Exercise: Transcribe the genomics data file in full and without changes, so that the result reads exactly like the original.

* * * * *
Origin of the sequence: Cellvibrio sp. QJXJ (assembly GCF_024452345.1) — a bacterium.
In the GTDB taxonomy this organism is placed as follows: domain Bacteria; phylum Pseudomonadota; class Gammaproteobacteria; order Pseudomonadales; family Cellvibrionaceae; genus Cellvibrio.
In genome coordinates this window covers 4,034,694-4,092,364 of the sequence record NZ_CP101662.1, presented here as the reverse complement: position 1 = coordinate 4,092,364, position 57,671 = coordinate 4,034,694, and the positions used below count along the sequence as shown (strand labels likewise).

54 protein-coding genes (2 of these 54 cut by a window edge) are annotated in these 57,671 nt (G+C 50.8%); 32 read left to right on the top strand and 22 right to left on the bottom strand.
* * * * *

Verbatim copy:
Origin of the sequence: Cellvibrio sp. QJXJ (assembly GCF_024452345.1) — a bacterium.
In the GTDB taxonomy this organism is placed as follows: domain Bacteria; phylum Pseudomonadota; class Gammaproteobacteria; order Pseudomonadales; family Cellvibrionaceae; genus Cellvibrio.
In genome coordinates this window covers 4,034,694-4,092,364 of the sequence record NZ_CP101662.1, presented here as the reverse complement: position 1 = coordinate 4,092,364, position 57,671 = coordinate 4,034,694, and the positions used below count along the sequence as shown (strand labels likewise).

54 protein-coding genes (2 of these 54 cut by a window edge) are annotated in these 57,671 nt (G+C 50.8%); 32 read left to right on the top strand and 22 right to left on the bottom strand.